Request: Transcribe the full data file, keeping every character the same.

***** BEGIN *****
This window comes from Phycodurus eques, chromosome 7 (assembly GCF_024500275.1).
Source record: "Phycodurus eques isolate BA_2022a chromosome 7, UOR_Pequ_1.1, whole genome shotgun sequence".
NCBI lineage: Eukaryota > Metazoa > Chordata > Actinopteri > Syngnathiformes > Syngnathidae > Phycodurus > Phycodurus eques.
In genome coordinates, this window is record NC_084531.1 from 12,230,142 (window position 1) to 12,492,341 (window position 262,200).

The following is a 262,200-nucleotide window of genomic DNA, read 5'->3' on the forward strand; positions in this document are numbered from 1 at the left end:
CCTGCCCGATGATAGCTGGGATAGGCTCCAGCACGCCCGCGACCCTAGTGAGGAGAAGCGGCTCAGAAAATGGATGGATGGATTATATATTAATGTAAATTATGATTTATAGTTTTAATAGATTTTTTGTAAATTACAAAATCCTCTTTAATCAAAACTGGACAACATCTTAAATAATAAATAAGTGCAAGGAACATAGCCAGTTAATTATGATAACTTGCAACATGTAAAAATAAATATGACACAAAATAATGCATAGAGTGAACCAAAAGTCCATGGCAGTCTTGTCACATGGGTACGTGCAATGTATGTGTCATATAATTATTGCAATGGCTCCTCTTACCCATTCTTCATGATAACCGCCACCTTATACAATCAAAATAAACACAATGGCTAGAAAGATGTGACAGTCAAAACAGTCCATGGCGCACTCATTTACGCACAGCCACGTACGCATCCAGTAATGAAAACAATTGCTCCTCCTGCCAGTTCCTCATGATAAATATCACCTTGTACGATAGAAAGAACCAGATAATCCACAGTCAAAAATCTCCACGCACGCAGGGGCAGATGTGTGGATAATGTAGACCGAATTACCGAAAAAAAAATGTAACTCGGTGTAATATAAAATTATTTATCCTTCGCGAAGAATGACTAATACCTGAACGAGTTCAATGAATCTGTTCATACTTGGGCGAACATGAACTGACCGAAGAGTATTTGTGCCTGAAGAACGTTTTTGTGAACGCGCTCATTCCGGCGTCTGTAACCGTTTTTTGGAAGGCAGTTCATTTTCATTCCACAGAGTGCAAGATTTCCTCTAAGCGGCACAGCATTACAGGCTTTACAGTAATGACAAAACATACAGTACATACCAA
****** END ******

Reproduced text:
This window comes from Phycodurus eques, chromosome 7 (assembly GCF_024500275.1).
Source record: "Phycodurus eques isolate BA_2022a chromosome 7, UOR_Pequ_1.1, whole genome shotgun sequence".
NCBI lineage: Eukaryota > Metazoa > Chordata > Actinopteri > Syngnathiformes > Syngnathidae > Phycodurus > Phycodurus eques.
In genome coordinates, this window is record NC_084531.1 from 12,230,142 (window position 1) to 12,492,341 (window position 262,200).

The following is a 262,200-nucleotide window of genomic DNA, read 5'->3' on the forward strand; positions in this document are numbered from 1 at the left end:
CCTGCCCGATGATAGCTGGGATAGGCTCCAGCACGCCCGCGACCCTAGTGAGGAGAAGCGGCTCAGAAAATGGATGGATGGATTATATATTAATGTAAATTATGATTTATAGTTTTAATAGATTTTTTGTAAATTACAAAATCCTCTTTAATCAAAACTGGACAACATCTTAAATAATAAATAAGTGCAAGGAACATAGCCAGTTAATTATGATAACTTGCAACATGTAAAAATAAATATGACACAAAATAATGCATAGAGTGAACCAAAAGTCCATGGCAGTCTTGTCACATGGGTACGTGCAATGTATGTGTCATATAATTATTGCAATGGCTCCTCTTACCCATTCTTCATGATAACCGCCACCTTATACAATCAAAATAAACACAATGGCTAGAAAGATGTGACAGTCAAAACAGTCCATGGCGCACTCATTTACGCACAGCCACGTACGCATCCAGTAATGAAAACAATTGCTCCTCCTGCCAGTTCCTCATGATAAATATCACCTTGTACGATAGAAAGAACCAGATAATCCACAGTCAAAAATCTCCACGCACGCAGGGGCAGATGTGTGGATAATGTAGACCGAATTACCGAAAAAAAAATGTAACTCGGTGTAATATAAAATTATTTATCCTTCGCGAAGAATGACTAATACCTGAACGAGTTCAATGAATCTGTTCATACTTGGGCGAACATGAACTGACCGAAGAGTATTTGTGCCTGAAGAACGTTTTTGTGAACGCGCTCATTCCGGCGTCTGTAACCGTTTTTTGGAAGGCAGTTCATTTTCATTCCACAGAGTGCAAGATTTCCTCTAAGCGGCACAGCATTACAGGCTTTACAGTAATGACAAAACATACAGTACATACCAA